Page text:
Five Years After Vick, Dogfighting Still Has Bite

PHOTO: Dogs stand chained before being taken away by Humane Society officials in St. Louis. The dogs were among 350 mostly American Pit Bull Terrier dogs seized during raids in five states.
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In abandoned buildings, rural homes and apartments, groups of people gather and place bets on the winning fighter. But these fighters are not trained boxers or mixed martial artists; they are dogs, bred to fight each other in the ring.

Five years after NFL quarterback Michael Vick unintentionally shed a national spotlight on dogfighting, the centuries-old practice hasn't disappeared, with one of the most recent dogfighting busts taking place this week in Richland Parish, La. Police there arrested a man they found on a property containing eight dogs and a puppy, as well as makeshift dog pens, chains and dog remains, according to a local newspaper report.

Those involved in dogfighting aren't just motivated by financial gain from gambling on fights -- where bets are worth as much as $20,000 or $30,000 -- but also by the money made from breeding, raising and training these prize dogs.

"There is a high premium for dogfighting blood lines," said Dr. Randall Lockwood, senior vice president of ASPCA forensic sciences and anti-cruelty projects and one of the leading dogfighting experts in the country.

The ASPCA estimates that the number of people participating in dogfighting each year is well within the tens of thousands. Nearly 9 percent of animal abuse reports are for dogfighting or suspicion of dogfighting, according to petabuse.com, an online database of animal cruelty cases.

The largest dogfighting raid in U.S. history happened in 2009 across eight states. It resulted in more than 100 arrests and the seizure of more than 500 dogs in one day. More recently, a 2011 raid in Halifax, Va., led to the rescue of dozens of dogs.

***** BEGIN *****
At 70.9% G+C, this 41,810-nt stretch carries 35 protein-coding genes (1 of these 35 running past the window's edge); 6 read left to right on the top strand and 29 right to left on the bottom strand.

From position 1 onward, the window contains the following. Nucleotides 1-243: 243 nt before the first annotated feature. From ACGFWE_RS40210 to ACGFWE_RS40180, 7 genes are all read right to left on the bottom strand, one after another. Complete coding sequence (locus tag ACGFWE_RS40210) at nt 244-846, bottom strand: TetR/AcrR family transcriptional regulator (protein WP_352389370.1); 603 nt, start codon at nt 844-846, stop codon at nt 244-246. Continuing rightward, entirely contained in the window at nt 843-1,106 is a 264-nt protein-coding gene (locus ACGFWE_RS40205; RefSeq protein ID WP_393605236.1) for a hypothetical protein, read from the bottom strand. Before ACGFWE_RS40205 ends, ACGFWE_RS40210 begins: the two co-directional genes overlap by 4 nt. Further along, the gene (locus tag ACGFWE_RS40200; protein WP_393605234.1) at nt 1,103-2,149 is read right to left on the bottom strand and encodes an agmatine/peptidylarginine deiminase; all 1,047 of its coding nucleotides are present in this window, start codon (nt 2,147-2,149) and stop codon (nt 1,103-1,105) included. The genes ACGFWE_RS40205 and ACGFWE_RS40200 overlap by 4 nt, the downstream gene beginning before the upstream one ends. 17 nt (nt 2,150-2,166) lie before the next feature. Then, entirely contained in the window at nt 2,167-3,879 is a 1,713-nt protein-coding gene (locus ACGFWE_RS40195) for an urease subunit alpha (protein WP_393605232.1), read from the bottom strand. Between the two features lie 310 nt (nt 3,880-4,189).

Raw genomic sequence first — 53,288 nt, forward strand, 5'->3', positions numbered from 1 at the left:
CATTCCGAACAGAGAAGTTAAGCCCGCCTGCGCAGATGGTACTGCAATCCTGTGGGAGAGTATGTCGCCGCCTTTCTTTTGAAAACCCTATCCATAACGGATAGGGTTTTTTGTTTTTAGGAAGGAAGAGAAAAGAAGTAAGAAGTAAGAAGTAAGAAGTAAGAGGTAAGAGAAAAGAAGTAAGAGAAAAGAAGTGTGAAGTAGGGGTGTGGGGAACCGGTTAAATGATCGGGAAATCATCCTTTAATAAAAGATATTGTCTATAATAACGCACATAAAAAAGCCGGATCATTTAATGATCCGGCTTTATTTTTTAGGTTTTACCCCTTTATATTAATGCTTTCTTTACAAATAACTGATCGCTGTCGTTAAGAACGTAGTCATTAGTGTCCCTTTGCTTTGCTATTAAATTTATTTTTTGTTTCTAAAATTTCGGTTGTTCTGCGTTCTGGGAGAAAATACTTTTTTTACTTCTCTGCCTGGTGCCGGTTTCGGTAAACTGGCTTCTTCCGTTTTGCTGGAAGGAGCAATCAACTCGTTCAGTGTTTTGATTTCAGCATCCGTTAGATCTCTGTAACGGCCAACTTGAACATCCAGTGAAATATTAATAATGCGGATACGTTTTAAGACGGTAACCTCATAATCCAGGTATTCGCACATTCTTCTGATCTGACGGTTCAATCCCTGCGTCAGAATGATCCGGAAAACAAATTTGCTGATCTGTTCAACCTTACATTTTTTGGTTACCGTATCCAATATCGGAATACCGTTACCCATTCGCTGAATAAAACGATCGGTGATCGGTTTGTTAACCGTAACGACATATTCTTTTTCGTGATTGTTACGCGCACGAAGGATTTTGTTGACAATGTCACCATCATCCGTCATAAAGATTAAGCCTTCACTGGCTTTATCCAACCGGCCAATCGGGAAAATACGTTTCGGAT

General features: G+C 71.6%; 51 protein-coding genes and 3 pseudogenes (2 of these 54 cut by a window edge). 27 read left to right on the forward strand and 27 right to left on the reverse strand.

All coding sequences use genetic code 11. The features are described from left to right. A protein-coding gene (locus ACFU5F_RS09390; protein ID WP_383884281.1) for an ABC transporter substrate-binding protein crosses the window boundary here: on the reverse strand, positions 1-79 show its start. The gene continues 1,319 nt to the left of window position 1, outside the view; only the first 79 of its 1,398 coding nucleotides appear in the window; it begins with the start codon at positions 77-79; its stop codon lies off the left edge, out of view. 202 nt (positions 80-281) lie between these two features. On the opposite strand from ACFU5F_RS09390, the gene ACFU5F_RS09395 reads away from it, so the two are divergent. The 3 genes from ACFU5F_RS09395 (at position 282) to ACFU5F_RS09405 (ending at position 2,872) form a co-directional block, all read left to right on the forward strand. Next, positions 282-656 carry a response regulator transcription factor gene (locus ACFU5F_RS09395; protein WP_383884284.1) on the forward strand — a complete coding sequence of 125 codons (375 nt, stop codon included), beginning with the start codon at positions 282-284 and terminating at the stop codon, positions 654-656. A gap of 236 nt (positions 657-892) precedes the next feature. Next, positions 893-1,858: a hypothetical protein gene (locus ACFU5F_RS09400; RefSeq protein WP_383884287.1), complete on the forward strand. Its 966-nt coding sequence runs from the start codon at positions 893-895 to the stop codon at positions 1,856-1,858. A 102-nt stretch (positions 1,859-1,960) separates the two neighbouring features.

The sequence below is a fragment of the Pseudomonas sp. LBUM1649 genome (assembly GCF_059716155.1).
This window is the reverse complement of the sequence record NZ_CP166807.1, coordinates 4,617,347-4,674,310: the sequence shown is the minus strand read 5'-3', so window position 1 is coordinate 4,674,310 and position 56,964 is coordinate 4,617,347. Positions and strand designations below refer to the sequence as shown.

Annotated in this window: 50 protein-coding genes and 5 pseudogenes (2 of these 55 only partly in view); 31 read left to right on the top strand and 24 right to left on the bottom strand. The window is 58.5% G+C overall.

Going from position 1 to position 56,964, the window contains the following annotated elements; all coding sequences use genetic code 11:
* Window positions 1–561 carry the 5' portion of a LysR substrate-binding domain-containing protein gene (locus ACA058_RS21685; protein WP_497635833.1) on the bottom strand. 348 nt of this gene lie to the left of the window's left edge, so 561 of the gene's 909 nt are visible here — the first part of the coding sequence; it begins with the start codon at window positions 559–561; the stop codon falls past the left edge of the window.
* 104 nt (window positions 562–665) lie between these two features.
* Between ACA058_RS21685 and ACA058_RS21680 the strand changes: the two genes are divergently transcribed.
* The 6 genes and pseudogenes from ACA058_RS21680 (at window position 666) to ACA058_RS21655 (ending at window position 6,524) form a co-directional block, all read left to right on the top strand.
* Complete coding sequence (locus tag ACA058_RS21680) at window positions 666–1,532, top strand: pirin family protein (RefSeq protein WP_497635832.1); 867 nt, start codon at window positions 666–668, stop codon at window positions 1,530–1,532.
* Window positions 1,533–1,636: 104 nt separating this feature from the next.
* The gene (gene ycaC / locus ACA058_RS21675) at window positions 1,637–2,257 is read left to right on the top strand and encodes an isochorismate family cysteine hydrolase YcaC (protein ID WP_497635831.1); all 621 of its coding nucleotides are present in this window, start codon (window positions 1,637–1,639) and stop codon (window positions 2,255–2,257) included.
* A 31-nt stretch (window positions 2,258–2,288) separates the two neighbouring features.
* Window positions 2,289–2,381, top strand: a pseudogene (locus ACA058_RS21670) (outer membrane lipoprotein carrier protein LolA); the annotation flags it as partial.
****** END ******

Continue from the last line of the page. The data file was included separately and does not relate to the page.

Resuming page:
Arguably, the most notorious dogfighting case was Vick's 2007 arrest. Vick, then a quarterback with the Atlanta Falcons, was sentenced to nearly two years in prison for his involvement in "Bad Newz Kennels," an interstate ring that routinely killed pit bulls. After being released in 2009, Vick returned to football as a quarterback for the Philadelphia Eagles and has since teamed up with the Humane Society to speak out against dogfighting.

Lockwood, of the ASPCA, worked on the Vick investigation. He said high-profile cases like Vick's can actually help efforts to crack down on underground dog fights.

"Public concern and awareness is on the rise," he said.

That awareness, he added, leads to more tips for law enforcement to respond to and investigate, ultimately shutting down dogfighting rings.

Law enforcement officials and community leaders in some areas are using special dogfighting kits provided by the ASPCA to strengthen efforts to discover and stop dogfighting. Lockwood said that average citizens can help by notifying police when they suspect fights in their neighborhoods. Check out more suggestions on how to stop dogfighting from the ASPCA.

This week, "What Would You Do?" tackles the question of what your average person would do when faced with evidence of dogfighting. Watch the scenario unfold Friday at 9 p.m. ET.

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